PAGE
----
When I joined the Sun-Times as a cub reporter in 1974, one of the newsmen on the paper’s Statehouse beat in Springfield was Charlie Wheeler. Charlie left the paper in ’93 to join the Public Affairs Reporting program at Sangamon State University—it’s now the University of Illinois at Springfield—and that’s where he’s been ever since, training budding journalists and watching state government. Few people understand the nuts and bolts of lawmaking as well as Charlie, or the inherent tension between governors from one party and legislative leaders from the other. So my ears perked up recently when I heard he was offering Illinois’ new Republican governor, Bruce Rauner, and his Democratic adversaries, House Speaker Mike Madigan and Senate President John Cullerton, a roadmap to consider following when they’re ready to exit their budget bunkers. Charlie’s column, for “Illinois Issues” magazine, suggests a “split-the-difference” approach to bridging the gap between the hardened positions that prevent meaningful negotiations over Rauner’s pro-business “turnaround agenda” and the legislative leaders’ budget priorities. The “Wheeler Way” wouldn’t completely satisfy either side, but both would get some of what they want. Charlie harkens back to an old negotiating tool used successfully in years past: the “agreed bill” process, by which business, labor and other stakeholders hashed out their differences and came up with compromise legislation for lawmakers and the governor to run with. What would that look like today? Well, here’s Charlie on Rauner’s pet issues:
- Workers’ Compensation. Combine the governor’s demand for tighter definitions of workplace injuries with closer oversight of insurance companies, a must for Democrats.
- Tort Reform. Ask Democrats to choose among: stricter rules for deciding where to file personal injury lawsuits; restricting awards for medical expenses to what’s actually paid, not billed; or sponsoring a constitutional amendment that would let voters decide whether to limit medical malpractice awards, punitive damages and certain other judgments.
- Property Tax Freeze. Persuade Rauner to drop his anti-union language, which would severely restrict collective bargaining and eliminate prevailing wage requirements on public works projects. That would enable Democrats to support a freeze.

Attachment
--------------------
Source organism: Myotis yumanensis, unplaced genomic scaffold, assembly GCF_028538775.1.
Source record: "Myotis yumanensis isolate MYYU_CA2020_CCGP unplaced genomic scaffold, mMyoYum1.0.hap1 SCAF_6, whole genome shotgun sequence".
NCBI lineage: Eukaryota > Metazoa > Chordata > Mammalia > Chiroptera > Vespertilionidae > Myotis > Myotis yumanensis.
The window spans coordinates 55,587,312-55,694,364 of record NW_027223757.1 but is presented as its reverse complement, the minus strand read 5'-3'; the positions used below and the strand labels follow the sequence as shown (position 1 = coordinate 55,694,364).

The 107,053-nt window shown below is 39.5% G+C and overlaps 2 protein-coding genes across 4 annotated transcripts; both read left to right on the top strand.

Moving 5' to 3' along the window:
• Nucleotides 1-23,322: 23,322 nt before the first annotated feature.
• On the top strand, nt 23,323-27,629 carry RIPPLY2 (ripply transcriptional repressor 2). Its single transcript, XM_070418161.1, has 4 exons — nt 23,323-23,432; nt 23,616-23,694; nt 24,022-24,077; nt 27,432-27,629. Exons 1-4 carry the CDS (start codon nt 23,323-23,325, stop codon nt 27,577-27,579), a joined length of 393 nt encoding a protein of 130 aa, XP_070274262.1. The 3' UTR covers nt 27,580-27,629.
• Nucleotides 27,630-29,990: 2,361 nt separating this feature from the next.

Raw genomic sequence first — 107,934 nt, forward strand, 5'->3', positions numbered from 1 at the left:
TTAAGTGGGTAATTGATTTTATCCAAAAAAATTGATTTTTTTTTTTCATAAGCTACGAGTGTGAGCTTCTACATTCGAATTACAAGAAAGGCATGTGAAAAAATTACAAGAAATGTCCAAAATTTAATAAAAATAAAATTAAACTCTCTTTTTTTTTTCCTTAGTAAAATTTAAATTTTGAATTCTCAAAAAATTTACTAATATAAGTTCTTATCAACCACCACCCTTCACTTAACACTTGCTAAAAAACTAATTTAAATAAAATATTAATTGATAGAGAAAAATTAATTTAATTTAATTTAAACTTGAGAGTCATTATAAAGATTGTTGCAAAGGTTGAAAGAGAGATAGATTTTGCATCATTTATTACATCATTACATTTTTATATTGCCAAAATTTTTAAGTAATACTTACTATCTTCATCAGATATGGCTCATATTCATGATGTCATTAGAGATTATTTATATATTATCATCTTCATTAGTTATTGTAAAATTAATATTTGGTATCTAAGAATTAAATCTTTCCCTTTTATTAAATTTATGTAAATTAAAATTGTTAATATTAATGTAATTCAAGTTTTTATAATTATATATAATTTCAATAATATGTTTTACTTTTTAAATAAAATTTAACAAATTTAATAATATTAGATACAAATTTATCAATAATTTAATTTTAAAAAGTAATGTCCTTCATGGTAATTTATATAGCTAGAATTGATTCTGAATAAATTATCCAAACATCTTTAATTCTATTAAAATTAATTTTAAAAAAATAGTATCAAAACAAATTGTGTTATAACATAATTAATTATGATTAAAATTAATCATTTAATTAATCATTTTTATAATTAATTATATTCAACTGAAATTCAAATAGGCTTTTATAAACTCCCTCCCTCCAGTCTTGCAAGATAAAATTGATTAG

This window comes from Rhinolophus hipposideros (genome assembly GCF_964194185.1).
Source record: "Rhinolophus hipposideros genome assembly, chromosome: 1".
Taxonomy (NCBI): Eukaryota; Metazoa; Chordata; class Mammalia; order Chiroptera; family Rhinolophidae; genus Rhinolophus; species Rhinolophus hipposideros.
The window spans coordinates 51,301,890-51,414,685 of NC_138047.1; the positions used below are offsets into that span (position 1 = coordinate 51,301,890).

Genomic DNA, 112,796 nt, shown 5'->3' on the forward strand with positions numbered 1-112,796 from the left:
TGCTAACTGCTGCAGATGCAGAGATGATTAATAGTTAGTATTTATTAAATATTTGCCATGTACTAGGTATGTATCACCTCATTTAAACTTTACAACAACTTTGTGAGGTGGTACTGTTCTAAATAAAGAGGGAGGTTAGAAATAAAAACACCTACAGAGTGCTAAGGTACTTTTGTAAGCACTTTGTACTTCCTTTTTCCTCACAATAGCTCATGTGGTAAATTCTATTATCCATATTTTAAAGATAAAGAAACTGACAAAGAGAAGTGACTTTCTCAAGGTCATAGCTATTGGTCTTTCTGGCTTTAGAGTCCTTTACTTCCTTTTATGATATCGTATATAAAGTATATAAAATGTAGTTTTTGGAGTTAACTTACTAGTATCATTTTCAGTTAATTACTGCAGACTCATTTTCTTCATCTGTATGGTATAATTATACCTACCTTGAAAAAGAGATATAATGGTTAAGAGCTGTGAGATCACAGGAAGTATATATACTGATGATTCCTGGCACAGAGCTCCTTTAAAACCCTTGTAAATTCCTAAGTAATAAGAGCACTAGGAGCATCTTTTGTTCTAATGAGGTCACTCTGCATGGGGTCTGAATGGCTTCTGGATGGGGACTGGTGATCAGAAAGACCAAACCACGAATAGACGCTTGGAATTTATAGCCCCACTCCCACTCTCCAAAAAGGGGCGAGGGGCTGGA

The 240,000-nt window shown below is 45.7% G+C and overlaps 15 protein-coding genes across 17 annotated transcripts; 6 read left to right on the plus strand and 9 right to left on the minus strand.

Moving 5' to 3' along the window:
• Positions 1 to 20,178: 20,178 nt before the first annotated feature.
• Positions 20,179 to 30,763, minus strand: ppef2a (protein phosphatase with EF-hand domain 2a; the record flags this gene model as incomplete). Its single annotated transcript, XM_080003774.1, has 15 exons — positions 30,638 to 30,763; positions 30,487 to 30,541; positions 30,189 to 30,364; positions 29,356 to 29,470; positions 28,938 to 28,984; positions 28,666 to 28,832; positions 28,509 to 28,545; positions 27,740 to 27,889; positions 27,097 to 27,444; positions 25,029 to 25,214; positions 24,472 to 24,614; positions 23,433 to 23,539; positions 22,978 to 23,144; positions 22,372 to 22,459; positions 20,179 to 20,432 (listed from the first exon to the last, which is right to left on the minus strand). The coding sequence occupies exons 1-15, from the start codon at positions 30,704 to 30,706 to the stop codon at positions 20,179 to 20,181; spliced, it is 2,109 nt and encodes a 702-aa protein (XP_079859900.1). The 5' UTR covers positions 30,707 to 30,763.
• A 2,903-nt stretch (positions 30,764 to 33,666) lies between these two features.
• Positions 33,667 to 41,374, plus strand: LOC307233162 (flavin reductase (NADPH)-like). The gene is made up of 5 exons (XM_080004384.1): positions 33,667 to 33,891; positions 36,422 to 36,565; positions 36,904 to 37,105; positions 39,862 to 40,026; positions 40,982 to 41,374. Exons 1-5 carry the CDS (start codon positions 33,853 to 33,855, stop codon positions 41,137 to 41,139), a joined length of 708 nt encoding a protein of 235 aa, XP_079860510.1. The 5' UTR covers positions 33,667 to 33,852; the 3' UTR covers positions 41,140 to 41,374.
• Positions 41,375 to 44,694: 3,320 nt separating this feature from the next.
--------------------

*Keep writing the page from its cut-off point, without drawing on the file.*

- Redistricting and Term Limits. Leave those volatile issues, which Democrats view as Republican power grabs, out of the legislative process and in the hands of outside groups that can organize petition drives to put those questions to the voters.
One referendum campaign is already under way on redistricting, and term limits could be next. That’s is a summary of Charlie’s suggestions—a “framework,” he writes, that “isn’t the only way…out of the current impasse…but rather an example of what’s possible if the current protagonists put the good of everyday Illinoisans above personal egos.” Charlie doesn’t discuss budget cuts or tax increases—the other key ingredients in any final agreement—but the Democrats’ willingness to compromise on Rauner’s agenda items could break the logjam and enable the two sides to find common ground on the remaining issues. None of this is rocket science—it’s simply the kind of good-old-fashioned give-and-take that’s necessary to resolve political disputes involving different parties with different constituencies and competing ideologies. Charlie’s been watching this tug-o-war between the Executive and Legislative branches in Springfield for nearly half a century, and his insights are as valuable today as they were in 1974, when he was giving this cub reporter a primer on dealings under the Dome. Andy Shaw is President & CEO of the Better Government Association. He can be reached at email@example.com. Find him on Twitter @andyshawbga.